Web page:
Here's how Elon Musk could change 'Crypto Twitter'

On Monday, Elon Musk finally got what he wanted: Twitter.

The $44 billion-odd deal, the rumblings of which began late this weekend, closed the book on the theatrical swirl around the billionaire entrepreneur's efforts to acquire the social media site he uses so assiduously. The deal will see Musk, who already runs the electric automaker Tesla and private space contractor SpaceX, take the reins at Twitter, which was founded in 2006. Musk became a user in mid-2009.

Since Musk unveiled his takeover bid, a fair share of digital ink has been splashed on the question of what impact such a deal would entail. But what about the impact on the social media site’s crypto ecosystem? What changes may come to “Crypto Twitter” now that Musk is in charge?

In a press release, Musk offered a few clues:

"I also want to make Twitter better than ever by enhancing the product with new features, making the algorithms open source to increase trust, defeating the spam bots, and authenticating all humans. Twitter has tremendous potential – I look forward to working with the company and the community of users to unlock it."

Musk versus the bots

Earlier this month, Musk discussed his potential approach during a TED talk stage appearance. It was during that discussion that Musk highlighted what is likely to be his most visible impact with respect to Crypto Twitter: the bots.

If you spend any time in crypto Twitter, you’d have to be using the site incorrectly to not notice the near-constant deluge of spam bot replies attempting to point you in the direction of the latest Twitter-based crypto scam. Musk himself has been a prominent target of numerous impersonation attempts, a history that has no doubt informed his position on the matter.

“Frankly, a top priority I would have is eliminating the spam and scam bots and the bot armies that are on Twitter,” Musk said. “They make the product much worse. If I had a dogecoin for every crypto scam I saw, I would have a hundred billion dogecoin."

Unclear, however, is what Musk will do differently than what Twitter is doing today to combat the situation. But it’s undeniable that the scam bot campaigns are having a real economic impact on their targets, and Musk would be under pressure to affect change now that he’s in charge.

Musk versus the moderators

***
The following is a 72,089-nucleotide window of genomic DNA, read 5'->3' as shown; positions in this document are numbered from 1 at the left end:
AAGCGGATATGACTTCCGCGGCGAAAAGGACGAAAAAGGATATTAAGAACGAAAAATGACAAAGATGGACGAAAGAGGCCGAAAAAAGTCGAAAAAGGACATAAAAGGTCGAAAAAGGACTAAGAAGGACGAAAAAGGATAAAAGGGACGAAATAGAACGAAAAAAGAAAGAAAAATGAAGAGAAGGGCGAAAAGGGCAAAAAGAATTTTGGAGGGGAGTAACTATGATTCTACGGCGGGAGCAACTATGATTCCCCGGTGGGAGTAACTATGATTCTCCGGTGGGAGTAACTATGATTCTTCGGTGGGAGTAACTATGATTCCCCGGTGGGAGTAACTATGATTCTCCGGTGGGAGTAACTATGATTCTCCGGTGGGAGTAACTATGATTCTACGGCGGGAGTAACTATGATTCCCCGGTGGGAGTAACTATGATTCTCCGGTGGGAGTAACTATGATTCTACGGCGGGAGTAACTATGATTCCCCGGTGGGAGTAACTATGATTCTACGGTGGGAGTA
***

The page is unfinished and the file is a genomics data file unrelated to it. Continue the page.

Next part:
Musk is not alone among the critics of Twitter’s content moderation approach — in fact, many Crypto Twitter personalities share his views. As the site’s new owner, he's now in a position to change the company’s direction on this issue.

But it's a complicated problem. Musk is very likely not going to toss the whole system in the trash and create digital Wild West, given possible opposition by Twitter's board and the larger risk of allowing violent and sexually exploitative content to spread unfettered.

If he follows through on his pledge to open-source the site’s algorithms, that will provide a wealth of information about how Twitter governs the site. The public response to that may shape whatever actions Musk takes with respect to moderation approaches.

Musk’s influence will likely be most tangibly felt in what is known as the “gray area,” referring to posts on cultural, political and sociological fault lines where the responsibility for drawing the line between genuine discourse and outright malice falls on the site’s content moderators. For instance, it's possible that Musk could push to relax the ways in which an account might be suspended or banned. 

It is here where the ideological battle of Twitter is most acutely seen, where trigger-happy fingers hit “report” and the accusations that the site’s moderators are prioritizing one faction over another are loudest.

It is also here where many crypto enthusiasts side with Musk, and they may be more likely to increase their use of the platform. Those that disagree with Musk, on the other hand, may leave Crypto Twitter and shift more of their focus to platforms like Discord, or they could invest more time and resources into decentralized alternatives.

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